The downside of Chiu’s ability to assemble six votes occurred when he was the deciding vote to approve the demolition and rebuilding of ParkMerced. Charged by tenant activists with making a “backroom deal” to eliminate rent-controlled housing after telling tenants he was on their side before the vote, Chiu stated in a letter to Beyond Chron that the legislation was supported by Parkmerced tenants.
Chiu has since rebuilt his relationship with the San Francisco Tenants Union by leading opposition to 8 Washington, supporting the recent condo conversion reform, and the pending financial hardship legislation for capital improvements.
Campos has been a consistent pro-tenant vote, and is seen as a reliably progressive vote on the Board. What this actually means has become far less clear in San Francisco today, but Campos has assembled strong Board support for immigrants’ rights legislation, CPMC (along with Chiu and Farrell), free MUNI for youth and other issues.
Race, Ethnicity, Sexual Orientation
San Francisco is a longtime bastion of identity politics, and this race has a gay Latino immigrant facing an Asian American. Roughly 70% of SF’ s Asian-American voters are not in this Assembly district, while Latino voting in the city has never been high.
Campos’s backing by Tom Ammiano will help him draw strong support in the gay community. Chiu will do equally well among Asian American voters. But gay and lesbian voters whose own political views are closer to Chiu’s (such as supporters of Supervisor Scott Weiner) appear up for grabs.
Identity politics may have less impact, as female candidates seeking to become the first women mayors in Los Angeles and New York City both lost to straight white males (LA’s Eric Garcetti has some Latino heritage, but was not seen as an ethnic minority). San Francisco has never had Latino representation in the State Legislature, but the city does not have a large Latino voting bloc.
The Challenges Ahead
Both candidates have more than a year to address their weaknesses and expand upon their strengths. And both have strong campaign teams that know what needs to be done.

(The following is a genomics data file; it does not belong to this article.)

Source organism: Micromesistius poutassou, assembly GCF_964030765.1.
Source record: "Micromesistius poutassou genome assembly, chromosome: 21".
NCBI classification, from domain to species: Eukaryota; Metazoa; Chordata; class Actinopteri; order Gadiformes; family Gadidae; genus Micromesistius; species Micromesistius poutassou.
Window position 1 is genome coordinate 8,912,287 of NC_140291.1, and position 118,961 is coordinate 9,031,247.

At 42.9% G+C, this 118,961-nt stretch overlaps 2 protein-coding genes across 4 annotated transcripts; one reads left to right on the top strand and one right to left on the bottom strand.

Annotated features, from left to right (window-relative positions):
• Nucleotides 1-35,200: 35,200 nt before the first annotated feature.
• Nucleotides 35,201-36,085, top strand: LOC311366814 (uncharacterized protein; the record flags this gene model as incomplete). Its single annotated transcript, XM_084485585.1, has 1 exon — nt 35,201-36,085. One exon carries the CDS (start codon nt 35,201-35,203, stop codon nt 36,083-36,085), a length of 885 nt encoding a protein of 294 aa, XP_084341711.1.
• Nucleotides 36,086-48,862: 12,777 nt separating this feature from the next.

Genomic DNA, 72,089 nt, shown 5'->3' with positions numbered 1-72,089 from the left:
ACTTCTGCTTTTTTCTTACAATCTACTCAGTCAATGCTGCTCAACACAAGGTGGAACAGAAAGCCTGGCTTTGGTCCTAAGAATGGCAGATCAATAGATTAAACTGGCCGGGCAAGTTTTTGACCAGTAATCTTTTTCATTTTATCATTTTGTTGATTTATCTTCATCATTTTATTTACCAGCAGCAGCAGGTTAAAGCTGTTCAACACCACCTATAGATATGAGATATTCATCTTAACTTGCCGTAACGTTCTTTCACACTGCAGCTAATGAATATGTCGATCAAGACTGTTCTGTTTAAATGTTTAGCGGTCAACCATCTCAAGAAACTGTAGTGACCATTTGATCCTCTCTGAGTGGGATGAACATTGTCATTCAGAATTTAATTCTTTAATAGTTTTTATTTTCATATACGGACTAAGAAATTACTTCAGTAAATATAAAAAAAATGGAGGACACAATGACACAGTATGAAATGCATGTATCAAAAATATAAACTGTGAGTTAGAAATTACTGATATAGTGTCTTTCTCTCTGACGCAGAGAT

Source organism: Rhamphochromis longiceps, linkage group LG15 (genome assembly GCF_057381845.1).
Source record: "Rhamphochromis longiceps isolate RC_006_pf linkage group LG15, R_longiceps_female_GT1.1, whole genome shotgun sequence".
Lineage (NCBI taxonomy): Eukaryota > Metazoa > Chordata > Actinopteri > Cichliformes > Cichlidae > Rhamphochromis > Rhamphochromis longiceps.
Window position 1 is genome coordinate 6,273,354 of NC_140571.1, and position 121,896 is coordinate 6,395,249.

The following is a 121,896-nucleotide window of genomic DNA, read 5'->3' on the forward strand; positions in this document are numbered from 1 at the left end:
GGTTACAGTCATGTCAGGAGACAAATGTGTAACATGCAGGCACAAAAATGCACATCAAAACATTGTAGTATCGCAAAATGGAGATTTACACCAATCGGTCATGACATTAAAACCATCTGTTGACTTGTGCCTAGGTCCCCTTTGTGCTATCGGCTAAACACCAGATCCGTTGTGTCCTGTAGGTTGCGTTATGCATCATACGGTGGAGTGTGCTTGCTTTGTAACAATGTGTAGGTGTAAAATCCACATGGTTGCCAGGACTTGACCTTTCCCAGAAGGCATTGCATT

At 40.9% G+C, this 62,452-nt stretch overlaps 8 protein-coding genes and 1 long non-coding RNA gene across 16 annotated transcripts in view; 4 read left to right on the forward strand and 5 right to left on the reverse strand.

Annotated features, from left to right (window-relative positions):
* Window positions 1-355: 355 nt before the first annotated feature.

Nicole Derse heads Chiu’s campaign. Derse ran Ross Mirkarimi’s winning 2004 supervisor campaign, joined Barack Obama’s 2008 presidential primary effort, and returned to the city to run Chiu’s and Eric Mar’s winning re-election campaigns in 2012.
Campos’ campaign team includes David Binder, who did polling for both of Obama’s presidential campaigns. After hiring Binder for a tenants campaign in 1992, I soon learned why so many campaigns associated with him win: his data helps campaigns target resources to where they can most make a difference, a skill that boosts Campos’ chances.
Chiu’s campaign will try to erase claims that he is a backroom dealer for private interests by turning the argument on its head; they will highlight his effectiveness at building alliances to get good things done.
Campos’ campaign will challenge perceptions that he is too ideological to be effective in Sacramento. He will be helped by Tom Ammiano, who was subject to the same concerns and then went on to become one of the most effective members in the Assembly.
Because both candidates remain on the Board during their contest, expect many with business at City Hall to endorse both or neither. Other politicians will likely do the same. This is they type of race that can divide allies and unite adversaries, but the Chiu-Campos contest will spice up what will otherwise looks to be a rather uneventful local election in 2014.
Randy Shaw is Editor of BeyondChron. He analyzes San Francisco politics in his new book, The Activist’s Handbook, Second Edition: Winning Social Change in the 21st Century.Filed under: Archive